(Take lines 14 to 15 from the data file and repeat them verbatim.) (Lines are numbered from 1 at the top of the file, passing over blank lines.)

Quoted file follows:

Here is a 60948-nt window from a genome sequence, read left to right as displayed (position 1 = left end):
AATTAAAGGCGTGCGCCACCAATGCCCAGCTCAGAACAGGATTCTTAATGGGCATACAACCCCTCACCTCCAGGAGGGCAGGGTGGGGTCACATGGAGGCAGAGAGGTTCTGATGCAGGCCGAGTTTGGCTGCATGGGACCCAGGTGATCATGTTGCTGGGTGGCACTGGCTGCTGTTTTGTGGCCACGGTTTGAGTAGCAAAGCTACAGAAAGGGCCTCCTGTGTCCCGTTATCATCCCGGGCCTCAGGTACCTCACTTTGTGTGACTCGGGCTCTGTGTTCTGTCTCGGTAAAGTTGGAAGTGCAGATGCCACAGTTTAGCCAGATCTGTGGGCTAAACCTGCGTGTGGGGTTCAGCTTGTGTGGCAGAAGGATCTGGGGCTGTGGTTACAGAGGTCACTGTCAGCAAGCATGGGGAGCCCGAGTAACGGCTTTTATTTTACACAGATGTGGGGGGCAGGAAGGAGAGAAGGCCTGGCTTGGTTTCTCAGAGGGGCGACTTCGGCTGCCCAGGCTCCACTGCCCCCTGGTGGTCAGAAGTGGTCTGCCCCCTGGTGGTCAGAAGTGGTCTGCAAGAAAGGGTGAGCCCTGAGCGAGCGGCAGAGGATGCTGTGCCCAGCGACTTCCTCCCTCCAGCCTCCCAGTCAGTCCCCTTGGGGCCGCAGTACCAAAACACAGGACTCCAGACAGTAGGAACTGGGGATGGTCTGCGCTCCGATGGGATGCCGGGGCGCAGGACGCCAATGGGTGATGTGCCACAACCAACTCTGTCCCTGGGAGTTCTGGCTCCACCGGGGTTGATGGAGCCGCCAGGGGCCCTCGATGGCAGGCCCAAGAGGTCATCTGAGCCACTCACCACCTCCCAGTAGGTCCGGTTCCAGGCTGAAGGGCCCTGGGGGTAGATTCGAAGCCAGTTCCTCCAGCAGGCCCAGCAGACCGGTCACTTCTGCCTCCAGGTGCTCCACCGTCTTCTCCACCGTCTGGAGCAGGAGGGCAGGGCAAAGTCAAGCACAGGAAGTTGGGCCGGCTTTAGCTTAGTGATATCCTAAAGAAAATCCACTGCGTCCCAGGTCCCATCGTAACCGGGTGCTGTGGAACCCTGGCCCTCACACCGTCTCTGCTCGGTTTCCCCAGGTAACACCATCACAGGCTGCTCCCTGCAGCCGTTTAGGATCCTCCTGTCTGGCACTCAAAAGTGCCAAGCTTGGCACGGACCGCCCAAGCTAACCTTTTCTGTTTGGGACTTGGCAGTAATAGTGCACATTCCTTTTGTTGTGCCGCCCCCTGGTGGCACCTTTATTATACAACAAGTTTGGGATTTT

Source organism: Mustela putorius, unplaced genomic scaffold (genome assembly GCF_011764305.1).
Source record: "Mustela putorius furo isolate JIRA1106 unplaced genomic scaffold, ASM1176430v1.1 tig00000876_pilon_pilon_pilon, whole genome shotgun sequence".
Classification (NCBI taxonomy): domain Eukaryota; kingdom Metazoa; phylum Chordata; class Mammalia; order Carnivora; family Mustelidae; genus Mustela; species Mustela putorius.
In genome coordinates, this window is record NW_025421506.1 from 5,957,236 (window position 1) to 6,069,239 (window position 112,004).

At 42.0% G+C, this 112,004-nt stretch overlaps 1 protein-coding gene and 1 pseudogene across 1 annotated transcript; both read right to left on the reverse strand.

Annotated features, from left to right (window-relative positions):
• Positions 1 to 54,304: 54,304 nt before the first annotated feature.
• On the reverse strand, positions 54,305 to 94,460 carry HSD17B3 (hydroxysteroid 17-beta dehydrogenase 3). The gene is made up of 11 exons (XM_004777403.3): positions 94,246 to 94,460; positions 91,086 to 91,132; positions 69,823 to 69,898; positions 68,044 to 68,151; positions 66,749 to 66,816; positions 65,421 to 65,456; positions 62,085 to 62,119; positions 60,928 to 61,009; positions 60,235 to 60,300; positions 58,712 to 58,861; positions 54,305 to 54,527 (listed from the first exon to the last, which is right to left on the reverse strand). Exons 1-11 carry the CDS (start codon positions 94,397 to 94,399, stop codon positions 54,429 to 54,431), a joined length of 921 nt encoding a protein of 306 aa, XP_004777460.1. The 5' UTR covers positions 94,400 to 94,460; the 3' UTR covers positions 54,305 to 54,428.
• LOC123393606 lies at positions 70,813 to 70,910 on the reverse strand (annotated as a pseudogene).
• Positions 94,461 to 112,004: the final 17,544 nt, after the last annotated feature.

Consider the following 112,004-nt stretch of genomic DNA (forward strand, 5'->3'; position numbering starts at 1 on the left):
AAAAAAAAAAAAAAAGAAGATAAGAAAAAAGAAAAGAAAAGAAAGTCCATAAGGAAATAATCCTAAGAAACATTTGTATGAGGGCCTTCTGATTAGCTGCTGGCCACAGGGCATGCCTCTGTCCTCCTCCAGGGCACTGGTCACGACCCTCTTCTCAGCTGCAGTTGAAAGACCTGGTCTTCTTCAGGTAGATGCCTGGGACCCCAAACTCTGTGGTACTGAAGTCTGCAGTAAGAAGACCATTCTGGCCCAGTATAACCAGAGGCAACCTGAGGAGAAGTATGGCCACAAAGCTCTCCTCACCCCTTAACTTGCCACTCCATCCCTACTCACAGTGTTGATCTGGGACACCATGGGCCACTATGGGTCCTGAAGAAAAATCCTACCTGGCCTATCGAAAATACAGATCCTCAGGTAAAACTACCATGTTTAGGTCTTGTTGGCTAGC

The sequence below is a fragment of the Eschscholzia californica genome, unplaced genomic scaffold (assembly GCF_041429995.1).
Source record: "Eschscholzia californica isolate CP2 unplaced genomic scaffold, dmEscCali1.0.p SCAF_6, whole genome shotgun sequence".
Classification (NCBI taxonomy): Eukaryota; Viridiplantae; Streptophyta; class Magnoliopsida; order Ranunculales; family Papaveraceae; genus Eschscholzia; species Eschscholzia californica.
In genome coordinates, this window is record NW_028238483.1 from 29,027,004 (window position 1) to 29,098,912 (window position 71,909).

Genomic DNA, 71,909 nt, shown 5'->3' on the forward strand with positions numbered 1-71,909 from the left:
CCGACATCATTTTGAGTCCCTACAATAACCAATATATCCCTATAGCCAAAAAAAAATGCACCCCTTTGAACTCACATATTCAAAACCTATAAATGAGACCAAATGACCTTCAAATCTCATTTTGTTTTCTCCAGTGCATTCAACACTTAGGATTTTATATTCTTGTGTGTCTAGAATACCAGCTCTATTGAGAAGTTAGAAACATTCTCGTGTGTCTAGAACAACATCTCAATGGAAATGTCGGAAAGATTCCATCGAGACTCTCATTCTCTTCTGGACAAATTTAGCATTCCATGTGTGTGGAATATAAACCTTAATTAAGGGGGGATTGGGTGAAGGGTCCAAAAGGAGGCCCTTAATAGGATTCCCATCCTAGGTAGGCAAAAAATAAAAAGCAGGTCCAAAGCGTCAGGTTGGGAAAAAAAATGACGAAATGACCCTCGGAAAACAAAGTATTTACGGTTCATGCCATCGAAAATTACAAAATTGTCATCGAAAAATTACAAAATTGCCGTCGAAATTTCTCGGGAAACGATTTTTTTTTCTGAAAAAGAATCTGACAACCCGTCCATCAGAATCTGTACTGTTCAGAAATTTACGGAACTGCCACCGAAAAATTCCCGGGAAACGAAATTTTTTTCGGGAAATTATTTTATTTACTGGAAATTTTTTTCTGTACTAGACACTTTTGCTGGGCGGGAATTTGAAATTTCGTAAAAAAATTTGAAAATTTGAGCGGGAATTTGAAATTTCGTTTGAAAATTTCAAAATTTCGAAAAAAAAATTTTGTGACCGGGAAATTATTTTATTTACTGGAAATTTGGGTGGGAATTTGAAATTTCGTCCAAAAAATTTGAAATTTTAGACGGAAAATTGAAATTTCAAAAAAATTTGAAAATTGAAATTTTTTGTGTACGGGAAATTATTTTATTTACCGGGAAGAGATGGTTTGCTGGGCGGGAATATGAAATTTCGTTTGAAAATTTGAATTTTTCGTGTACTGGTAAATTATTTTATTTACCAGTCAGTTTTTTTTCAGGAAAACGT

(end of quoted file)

AAAAAAAAAAAAAAAGAAGATAAGAAAAAAGAAAAGAAAAGAAAGTCCATAAGGAAATAATCCTAAGAAACATTTGTATGAGGGCCTTCTGATTAGCTGCTGGCCACAGGGCATGCCTCTGTCCTCCTCCAGGGCACTGGTCACGACCCTCTTCTCAGCTGCAGTTGAAAGACCTGGTCTTCTTCAGGTAGATGCCTGGGACCCCAAACTCTGTGGTACTGAAGTCTGCAGTAAGAAGACCATTCTGGCCCAGTATAACCAGAGGCAACCTGAGGAGAAGTATGGCCACAAAGCTCTCCTCACCCCTTAACTTGCCACTCCATCCCTACTCACAGTGTTGATCTGGGACACCATGGGCCACTATGGGTCCTGAAGAAAAATCCTACCTGGCCTATCGAAAATACAGATCCTCAGGTAAAACTACCATGTTTAGGTCTTGTTGGCTAGC

The sequence below is a fragment of the Eschscholzia californica genome, unplaced genomic scaffold (assembly GCF_041429995.1).